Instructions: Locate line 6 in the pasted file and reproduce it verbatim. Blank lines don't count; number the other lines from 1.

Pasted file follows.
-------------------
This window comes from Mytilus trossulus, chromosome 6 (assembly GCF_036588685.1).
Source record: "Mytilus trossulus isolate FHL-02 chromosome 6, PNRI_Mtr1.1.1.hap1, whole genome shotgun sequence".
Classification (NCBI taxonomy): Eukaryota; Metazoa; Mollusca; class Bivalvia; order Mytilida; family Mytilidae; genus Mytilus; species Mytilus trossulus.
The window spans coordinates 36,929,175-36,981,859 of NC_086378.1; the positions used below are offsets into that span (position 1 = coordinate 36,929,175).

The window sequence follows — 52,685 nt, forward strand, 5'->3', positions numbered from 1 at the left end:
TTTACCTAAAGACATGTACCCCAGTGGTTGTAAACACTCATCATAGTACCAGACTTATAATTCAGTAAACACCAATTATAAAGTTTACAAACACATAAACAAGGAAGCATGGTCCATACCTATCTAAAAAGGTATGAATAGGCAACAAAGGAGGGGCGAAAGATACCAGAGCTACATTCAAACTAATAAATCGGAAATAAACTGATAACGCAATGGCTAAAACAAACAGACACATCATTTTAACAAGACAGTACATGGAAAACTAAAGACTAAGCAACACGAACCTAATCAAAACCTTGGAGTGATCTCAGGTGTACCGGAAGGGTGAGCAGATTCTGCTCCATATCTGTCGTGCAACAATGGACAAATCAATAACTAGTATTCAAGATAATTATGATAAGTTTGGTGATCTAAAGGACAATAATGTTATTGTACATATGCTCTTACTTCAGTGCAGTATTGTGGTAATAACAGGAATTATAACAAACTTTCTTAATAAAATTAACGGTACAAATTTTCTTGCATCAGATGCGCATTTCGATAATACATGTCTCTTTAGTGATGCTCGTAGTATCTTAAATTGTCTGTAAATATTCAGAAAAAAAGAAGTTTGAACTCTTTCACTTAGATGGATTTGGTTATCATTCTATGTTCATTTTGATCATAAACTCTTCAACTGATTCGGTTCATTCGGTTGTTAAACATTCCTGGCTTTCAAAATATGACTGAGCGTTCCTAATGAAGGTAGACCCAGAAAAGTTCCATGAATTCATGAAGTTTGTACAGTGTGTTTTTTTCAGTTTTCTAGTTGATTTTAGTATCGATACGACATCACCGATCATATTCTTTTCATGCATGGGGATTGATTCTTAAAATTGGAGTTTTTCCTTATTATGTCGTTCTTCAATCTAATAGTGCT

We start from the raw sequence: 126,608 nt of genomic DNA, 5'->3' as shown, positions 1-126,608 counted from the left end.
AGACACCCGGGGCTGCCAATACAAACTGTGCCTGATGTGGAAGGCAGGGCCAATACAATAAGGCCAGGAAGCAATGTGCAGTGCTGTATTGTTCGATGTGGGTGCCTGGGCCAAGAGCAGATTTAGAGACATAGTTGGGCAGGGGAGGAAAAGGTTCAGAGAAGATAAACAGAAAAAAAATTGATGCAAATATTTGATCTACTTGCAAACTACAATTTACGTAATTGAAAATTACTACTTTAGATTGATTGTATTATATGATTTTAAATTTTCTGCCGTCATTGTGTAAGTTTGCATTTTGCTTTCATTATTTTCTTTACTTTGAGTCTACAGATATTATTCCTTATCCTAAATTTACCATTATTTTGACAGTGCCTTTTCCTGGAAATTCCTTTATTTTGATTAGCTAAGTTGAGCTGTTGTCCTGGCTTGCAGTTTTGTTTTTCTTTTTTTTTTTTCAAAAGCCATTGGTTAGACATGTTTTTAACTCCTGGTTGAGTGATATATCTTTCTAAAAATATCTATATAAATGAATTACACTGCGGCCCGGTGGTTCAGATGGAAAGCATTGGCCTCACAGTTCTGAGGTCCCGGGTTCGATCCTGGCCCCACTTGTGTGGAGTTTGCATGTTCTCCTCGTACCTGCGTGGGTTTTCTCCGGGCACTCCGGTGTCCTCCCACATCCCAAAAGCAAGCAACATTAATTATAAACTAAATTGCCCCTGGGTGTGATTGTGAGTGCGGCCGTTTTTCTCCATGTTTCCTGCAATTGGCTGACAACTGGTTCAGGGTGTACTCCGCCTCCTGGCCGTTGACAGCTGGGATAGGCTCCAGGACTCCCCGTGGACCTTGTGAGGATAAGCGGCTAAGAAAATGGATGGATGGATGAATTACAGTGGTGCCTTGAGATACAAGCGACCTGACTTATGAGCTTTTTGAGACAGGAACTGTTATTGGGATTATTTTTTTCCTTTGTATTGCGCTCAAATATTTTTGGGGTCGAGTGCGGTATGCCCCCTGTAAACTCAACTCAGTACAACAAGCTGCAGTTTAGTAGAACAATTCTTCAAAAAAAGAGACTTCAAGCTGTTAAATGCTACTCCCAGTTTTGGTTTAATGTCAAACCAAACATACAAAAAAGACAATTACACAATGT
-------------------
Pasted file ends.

TTTACCTAAAGACATGTACCCCAGTGGTTGTAAACACTCATCATAGTACCAGACTTATAATTCAGTAAACACCAATTATAAAGTTTACAAACACATAAACAAGGAAGCATGGTCCATACCTATCTAAAAAGGTATGAATAGGCAACAAAGGAGGGGCGAAAGATACCAGAGCTACATTCAAACTAATAAATCGGAAATAAACTGATAACGCAATGGCTAAAACAAACAGACACATCATTTTAACAAGACAGTACATGGAAAACTAAAGACTAAGCAACACGAACCTAATCAAAACCTTGGAGTGATCTCAGGTGTACCGGAAGGGTGAGCAGATTCTGCTCCATATCTGTCGTGCAACAATGGACAAATCAATAACTAGTATTCAAGATAATTATGATAAGTTTGGTGATCTAAAGGACAATAATGTTATTGTACATATGCTCTTACTTCAGTGCAGTATTGTGGTAATAACAGGAATTATAACAAACTTTCTTAATAAAATTAACGGTACAAATTTTCTTGCATCAGATGCGCATTTCGATAATACATGTCTCTTTAGTGATGCTCGTAGTATCTTAAATTGTCTGTAAATATTCAGAAAAAAAGAAGTTTGAACTCTTTCACTTAGATGGATTTGGTTATCATTCTATGTTCATTTTGATCATAAACTCTTCAACTGATTCGGTTCATTCGGTTGTTAAACATTCCTGGCTTTCAAAATATGACTGAGCGTTCCTAATGAAGGTAGACCCAGAAAAGTTCCATGAATTCATGAAGTTTGTACAGTGTGTTTTTTTCAGTTTTCTAGTTGATTTTAGTATCGATACGACATCACCGATCATATTCTTTTCATGCATGGGGATTGATTCTTAAAATTGGAGTTTTTCCTTATTATGTCGTTCTTCAATCTAATAGTGCT